The Chinese and the Italian version of the Cinderella stories have been told over the world with varying elements, pattern and characters just like any other version of the Cinderella tales. Within each of these two versions, there are a number of diverse basics that indeed helps in the development of the stories. Although these two versions differ greatly, they both exhibit a young guiltless character that is detested by a certain evil character (Perrault, 78).
The Chinese popular version of the Cinderella stories Sis one of the ancient stories written during ancient times. The story is given the name "Yeh-Shen" which was written in china and it is believed to be one of the oldest versions since it is believed to be over a thousand years old. In this version the author incorporates the elements and the character of a young girl who is despised by her step mother her parents when her two parents dies. In this version there are three elements that the author concentrates on. These elements include, the magic dress, helpful animal which in this case is the beautiful fish and the elements of the lost tiny shoe which could only fit the beautiful character (Martinez, 17).
In the Chinese version there is the theme of oppression of women by women which is well illustrated when the parents of the innocent girl dies. This theme of oppression brings in a picture of the Chinese culture where by children are well brought by their own parents without meanness. The role of parent in the Chinese cultural setting is vital and is probably taken with much weight since parents especially female parents plays a dominated role in any given society and this is evident in the literature of time. The emergence of the fish in the Chinese version and later the bones shows how the people around this place engage in moral imagination and the they also believe that the good things and deeds always overcomes the evils deeds(...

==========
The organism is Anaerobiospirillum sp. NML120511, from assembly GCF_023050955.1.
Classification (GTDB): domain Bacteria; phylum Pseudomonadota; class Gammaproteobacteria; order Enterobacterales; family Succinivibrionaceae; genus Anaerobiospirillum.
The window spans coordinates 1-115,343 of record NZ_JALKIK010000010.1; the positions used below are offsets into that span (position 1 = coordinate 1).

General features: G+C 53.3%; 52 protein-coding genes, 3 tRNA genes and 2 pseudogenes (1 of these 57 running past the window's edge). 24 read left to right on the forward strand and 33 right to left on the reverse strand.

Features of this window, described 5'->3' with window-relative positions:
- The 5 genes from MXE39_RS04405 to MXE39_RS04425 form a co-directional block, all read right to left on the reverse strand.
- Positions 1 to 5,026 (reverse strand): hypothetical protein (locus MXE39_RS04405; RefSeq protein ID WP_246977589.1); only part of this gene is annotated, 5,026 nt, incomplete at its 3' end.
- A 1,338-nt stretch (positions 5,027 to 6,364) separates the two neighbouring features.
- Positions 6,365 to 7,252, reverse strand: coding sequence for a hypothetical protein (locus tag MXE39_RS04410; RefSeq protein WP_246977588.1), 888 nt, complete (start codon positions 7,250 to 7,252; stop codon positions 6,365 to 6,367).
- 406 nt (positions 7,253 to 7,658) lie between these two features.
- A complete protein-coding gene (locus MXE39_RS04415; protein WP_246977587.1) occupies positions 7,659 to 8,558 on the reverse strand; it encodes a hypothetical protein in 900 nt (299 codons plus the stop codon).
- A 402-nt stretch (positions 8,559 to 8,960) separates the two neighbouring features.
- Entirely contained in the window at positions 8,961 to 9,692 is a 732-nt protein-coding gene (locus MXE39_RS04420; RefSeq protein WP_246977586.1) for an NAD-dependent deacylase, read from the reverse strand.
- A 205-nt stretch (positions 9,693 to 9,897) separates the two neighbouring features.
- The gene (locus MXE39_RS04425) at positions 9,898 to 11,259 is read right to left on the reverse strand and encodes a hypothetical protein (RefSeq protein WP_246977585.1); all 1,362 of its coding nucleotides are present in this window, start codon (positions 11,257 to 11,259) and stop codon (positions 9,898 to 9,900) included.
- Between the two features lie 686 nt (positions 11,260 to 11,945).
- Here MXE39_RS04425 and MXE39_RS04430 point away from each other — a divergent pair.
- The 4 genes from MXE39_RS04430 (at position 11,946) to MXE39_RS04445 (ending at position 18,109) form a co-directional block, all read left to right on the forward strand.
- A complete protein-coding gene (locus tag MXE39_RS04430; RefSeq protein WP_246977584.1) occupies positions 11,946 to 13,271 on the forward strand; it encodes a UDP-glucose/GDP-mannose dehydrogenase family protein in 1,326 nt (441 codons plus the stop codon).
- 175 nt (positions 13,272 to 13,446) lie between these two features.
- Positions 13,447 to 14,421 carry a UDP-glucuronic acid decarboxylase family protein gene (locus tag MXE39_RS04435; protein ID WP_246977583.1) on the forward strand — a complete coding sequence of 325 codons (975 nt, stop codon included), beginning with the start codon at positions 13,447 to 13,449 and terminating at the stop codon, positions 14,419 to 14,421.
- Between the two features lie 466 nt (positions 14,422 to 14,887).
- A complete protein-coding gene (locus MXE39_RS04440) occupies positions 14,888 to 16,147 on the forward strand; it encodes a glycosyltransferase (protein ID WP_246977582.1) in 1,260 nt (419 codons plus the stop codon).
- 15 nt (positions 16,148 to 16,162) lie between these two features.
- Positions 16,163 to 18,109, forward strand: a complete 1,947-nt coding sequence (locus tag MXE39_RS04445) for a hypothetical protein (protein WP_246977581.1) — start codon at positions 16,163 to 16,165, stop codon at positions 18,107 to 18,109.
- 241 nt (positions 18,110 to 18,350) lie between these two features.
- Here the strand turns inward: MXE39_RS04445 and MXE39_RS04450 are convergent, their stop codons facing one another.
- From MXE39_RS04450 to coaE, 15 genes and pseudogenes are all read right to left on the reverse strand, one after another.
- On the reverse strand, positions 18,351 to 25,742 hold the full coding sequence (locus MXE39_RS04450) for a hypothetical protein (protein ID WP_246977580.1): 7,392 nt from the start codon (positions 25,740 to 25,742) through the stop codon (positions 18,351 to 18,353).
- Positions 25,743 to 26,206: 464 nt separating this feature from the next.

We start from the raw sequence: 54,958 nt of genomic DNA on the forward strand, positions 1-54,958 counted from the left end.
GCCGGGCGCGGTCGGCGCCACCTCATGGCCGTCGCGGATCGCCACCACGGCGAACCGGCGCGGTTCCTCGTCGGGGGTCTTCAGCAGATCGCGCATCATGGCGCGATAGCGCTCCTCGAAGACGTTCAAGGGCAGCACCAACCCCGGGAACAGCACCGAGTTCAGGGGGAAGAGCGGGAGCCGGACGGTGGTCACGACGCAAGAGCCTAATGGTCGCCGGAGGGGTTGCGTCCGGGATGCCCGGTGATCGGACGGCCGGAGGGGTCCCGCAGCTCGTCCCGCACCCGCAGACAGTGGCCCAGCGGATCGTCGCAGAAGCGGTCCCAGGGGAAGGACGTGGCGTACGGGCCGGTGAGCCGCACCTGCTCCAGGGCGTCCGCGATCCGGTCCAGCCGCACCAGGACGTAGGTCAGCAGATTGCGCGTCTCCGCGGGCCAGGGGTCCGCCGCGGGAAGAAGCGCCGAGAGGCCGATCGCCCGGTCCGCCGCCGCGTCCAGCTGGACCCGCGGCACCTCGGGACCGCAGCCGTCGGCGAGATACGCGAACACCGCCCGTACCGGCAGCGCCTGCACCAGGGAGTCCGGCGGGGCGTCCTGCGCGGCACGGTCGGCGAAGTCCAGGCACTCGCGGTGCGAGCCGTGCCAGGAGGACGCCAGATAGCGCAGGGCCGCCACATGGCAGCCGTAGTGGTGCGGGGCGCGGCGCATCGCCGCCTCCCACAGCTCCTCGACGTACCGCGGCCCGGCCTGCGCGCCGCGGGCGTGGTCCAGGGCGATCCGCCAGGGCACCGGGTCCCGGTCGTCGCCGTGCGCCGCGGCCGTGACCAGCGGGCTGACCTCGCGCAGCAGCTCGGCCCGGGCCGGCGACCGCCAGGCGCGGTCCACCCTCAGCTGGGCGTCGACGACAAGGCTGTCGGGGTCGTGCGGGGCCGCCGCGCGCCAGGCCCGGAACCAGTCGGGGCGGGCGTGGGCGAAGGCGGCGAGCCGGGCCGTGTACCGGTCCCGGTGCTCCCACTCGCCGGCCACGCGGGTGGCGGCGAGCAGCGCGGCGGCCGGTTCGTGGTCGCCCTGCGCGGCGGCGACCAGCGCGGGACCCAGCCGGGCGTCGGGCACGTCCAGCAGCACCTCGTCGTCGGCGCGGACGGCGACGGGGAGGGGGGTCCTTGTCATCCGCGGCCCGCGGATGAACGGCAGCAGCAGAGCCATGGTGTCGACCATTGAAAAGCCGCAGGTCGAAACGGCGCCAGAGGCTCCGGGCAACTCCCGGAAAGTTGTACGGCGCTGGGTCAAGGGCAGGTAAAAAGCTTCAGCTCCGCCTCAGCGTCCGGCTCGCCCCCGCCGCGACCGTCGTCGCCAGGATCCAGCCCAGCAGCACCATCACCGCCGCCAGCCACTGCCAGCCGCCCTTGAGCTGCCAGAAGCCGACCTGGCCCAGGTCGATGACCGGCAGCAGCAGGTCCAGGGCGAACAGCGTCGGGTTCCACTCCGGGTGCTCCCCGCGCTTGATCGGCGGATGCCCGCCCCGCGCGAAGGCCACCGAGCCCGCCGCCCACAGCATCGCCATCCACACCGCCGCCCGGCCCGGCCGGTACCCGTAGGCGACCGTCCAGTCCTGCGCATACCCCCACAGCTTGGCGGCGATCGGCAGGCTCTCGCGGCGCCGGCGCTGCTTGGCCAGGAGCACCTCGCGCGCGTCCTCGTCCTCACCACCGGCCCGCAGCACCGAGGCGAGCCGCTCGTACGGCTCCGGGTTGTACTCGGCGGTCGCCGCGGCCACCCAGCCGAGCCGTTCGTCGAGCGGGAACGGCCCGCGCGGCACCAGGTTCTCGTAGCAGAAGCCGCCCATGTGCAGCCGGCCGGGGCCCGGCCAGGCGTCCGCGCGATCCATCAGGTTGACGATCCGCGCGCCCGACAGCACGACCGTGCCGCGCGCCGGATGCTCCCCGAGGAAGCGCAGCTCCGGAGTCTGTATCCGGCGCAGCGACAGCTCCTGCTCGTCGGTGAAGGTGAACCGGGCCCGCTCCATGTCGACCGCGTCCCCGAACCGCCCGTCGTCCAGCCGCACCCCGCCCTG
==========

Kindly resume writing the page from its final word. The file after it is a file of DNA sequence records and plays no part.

References: Perrault, C., The Glass Slipper, four winds press, 1981 pp.78
Quoc, M., Tam and Cam, East west discovery press, 2006 pp.18
Korba, J., Rough Face Girl, Benchmark Education, 2006 pp.3
Bastian, U., Aschenputtel, Haag and Lernchen, 1981 pp.250
Ai-ling, L., Cinderella Story, San Val, 1996 pp.20
Martinez, S., Cinderella Tale, Harper Collins, 2000 pp.17
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